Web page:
Take a new approach to find your post-uni job
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UJS President Alex Green
Despite all the warnings over the difficulties of finding graduate employment, there are genuine opportunities waiting to be snapped up. Our panel of post-graduates explain how they found fulfilling jobs by thinking creatively:
Emily Black - Teacher
Having considered almost everything, I concluded I wanted something requiring my energy and talents and that could deliver a successful, rewarding career.
So I applied for the Teach First Leadership Development Programme, a scheme dedicated to addressing educational disadvantage by training top graduates to become teachers and raising standards and aspirations in disadvantaged schools.
I underwent six weeks of intensive training and in September started work in a west London school as a full time maths teacher, while simultaneously training for a post graduate certificate of education.
I receive weekly mentoring and am frequently observed to help me develop professionally. I attend regular university sessions, completing coursework during school holidays.
The scheme is about throwing you in at the deep end; but I am thoroughly enjoying the challenge. It feels amazing to have the opportunity to be a leader and influence young people.
To students currently looking for a job, I say apply for something that is challenging but that you think you will enjoy. It is hard to succeed in an interview unless you are passionate about the opportunity.
I am privileged to be part of the Teach First movement and am proud that I can call myself a teacher.
Reuben Sagar - Marketing manager
I work as a marketing manager at the Hire Space website, set up by the team behind restaurant booking site Top Table. I found my job at an alternative job fair called Silicon Milk Roundabout.
At the time I was in Aberdeen and couldn’t go to the actual fair, so instead I researched all the companies that made presentations and sent emails to about 20 asking if they had any jobs. About 10 replied.
The best advice I can give is to get as rounded a university experience as possible.
Employers were just as interested in my experience hosting a weekly radio show as they were in my summer internships.
Also, if you’re studying north of the border I recommend applying for the Saltire Foundation, a highly competitive but brilliant organisation that organises internships for students in Scotland — I went to San Diego with them.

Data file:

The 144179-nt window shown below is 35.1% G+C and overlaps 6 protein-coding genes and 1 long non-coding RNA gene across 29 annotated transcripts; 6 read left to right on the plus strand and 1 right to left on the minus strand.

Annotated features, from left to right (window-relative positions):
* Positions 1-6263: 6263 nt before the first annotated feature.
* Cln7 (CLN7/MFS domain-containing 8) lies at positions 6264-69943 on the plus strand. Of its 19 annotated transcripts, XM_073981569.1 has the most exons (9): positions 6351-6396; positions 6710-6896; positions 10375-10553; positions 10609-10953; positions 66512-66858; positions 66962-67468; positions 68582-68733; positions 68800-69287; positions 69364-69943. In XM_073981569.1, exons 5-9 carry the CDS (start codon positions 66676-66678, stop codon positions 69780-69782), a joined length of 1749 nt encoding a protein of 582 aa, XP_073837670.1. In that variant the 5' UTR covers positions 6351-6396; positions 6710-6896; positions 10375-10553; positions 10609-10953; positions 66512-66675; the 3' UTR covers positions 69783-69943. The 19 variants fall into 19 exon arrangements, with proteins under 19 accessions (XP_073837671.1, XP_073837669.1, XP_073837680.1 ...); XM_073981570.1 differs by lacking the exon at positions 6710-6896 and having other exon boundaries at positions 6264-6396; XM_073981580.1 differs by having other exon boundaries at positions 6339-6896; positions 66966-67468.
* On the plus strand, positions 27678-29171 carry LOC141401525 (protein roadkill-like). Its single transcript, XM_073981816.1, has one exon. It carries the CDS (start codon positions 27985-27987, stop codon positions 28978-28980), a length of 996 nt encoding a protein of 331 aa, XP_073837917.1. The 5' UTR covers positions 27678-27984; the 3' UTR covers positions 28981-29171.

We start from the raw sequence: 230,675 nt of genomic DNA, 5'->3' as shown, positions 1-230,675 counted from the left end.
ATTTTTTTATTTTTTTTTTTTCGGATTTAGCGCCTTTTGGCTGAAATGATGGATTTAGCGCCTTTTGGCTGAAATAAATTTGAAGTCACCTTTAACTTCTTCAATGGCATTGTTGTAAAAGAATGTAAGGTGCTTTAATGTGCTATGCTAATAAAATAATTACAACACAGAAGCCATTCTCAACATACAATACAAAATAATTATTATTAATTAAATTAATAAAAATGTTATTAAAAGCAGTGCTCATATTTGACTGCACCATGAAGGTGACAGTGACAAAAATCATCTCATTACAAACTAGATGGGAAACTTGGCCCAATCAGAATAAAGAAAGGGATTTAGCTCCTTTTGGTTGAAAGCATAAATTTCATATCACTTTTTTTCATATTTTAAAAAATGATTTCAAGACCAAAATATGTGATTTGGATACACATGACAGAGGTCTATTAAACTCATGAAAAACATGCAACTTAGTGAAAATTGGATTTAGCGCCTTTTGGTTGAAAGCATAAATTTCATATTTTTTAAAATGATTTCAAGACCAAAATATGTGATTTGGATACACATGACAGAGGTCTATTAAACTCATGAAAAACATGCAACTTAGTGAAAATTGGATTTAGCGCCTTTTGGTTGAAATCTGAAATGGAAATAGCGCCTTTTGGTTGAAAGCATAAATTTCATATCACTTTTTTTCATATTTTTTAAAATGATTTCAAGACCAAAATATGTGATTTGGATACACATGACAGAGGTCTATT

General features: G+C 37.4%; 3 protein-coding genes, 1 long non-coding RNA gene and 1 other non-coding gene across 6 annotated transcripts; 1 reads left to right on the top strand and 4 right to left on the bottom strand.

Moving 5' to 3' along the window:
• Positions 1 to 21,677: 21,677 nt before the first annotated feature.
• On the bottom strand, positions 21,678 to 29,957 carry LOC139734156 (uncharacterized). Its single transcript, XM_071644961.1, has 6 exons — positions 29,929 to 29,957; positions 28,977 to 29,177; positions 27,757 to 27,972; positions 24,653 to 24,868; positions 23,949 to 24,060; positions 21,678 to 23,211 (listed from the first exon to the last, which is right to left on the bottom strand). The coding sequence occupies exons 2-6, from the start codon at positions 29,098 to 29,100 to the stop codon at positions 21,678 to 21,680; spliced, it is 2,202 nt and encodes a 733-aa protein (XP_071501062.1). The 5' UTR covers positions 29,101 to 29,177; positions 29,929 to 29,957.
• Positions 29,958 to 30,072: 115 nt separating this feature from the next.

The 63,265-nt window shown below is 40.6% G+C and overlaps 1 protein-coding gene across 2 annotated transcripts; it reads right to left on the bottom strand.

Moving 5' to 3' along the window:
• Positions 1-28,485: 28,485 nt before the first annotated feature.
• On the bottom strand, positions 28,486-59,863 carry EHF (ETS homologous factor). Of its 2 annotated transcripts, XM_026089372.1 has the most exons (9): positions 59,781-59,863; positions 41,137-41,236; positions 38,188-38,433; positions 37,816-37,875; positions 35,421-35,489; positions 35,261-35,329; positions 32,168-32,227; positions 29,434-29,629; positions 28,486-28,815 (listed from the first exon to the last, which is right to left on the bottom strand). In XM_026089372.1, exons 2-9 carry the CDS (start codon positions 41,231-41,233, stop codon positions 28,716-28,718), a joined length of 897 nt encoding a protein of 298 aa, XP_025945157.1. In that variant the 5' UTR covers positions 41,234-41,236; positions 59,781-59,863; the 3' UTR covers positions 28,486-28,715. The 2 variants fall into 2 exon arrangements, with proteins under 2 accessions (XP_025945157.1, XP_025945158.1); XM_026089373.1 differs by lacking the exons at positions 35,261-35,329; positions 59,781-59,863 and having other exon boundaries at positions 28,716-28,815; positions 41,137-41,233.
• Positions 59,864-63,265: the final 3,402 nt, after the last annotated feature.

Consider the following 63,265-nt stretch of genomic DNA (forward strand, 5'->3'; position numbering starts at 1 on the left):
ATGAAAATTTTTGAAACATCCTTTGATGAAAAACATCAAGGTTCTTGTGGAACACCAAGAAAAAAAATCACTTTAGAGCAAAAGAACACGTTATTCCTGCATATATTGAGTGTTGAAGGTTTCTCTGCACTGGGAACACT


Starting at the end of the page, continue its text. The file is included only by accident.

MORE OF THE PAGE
When applying for jobs look beyond the big players which are all over-applied, whereas smaller companies often struggle to find really good candidates.
Alex Green - UJS President
My role as Union of Jewish Students president is to voice the views of Jewish students to our community and beyond.
I am responsible for appointing my own team for the year which works with JSocs around the country.
We are aware of the difficulties in finding a job when you leave university and hold a range of career networking events throughout the year.
My advice would be to make the most of these opportunities — many people who have attended in the past have secured internships and jobs.
Rachel Wenstone - NUS Vice-President
I am the NUS vice-president responsible for higher education.
There is no typical day, week or even year for officers at NUS. There are obviously some constants — national conference, reporting to the national executive, policy formation — but the job is eclectic.
It requires a lot of travelling and time away from home, but is endlessly rewarding. I absolutely love visiting students’ unions. Student leaders work so hard for their members.
It’s not an ordinary job and winning elections takes hard work, determination and incredibly supportive friends.
But to those students who care about the future of tertiary education in the UK and who love their students’ union my advice is get involved.
The third-sector is a brilliant place to work with colleagues to achieve the things you believe in and value, not simply to earn a living.
Carly Minsky - Post-graduate masters student
Post-graduate masters student Carly Minsky
I’m in the second year of a two-year philosophy postgraduate programme at Oxford University. I am funded by a governmental council for arts and humanities research.
I specialise in three topics and write fortnightly papers, which I then discuss in a one-on-one tutorial with a professor. Since I am primarily a research student, I am not obligated to go to any lectures or seminars, and mostly work independently in a library.
I decided to apply for the course on the recommendation of my undergraduate tutors. I did a lot of research into courses and funding opportunities.
In order to secure funded places on a programme, it is important to have very good references from tutors who know you well, and a good case for why your research is important — for yourself, for the academic community, and for wider society.
I decided to continue with academic work rather than go into the professional world because I had hopes of making a career in academia. I simply wasn’t ready to stop indulging my thirst for learning.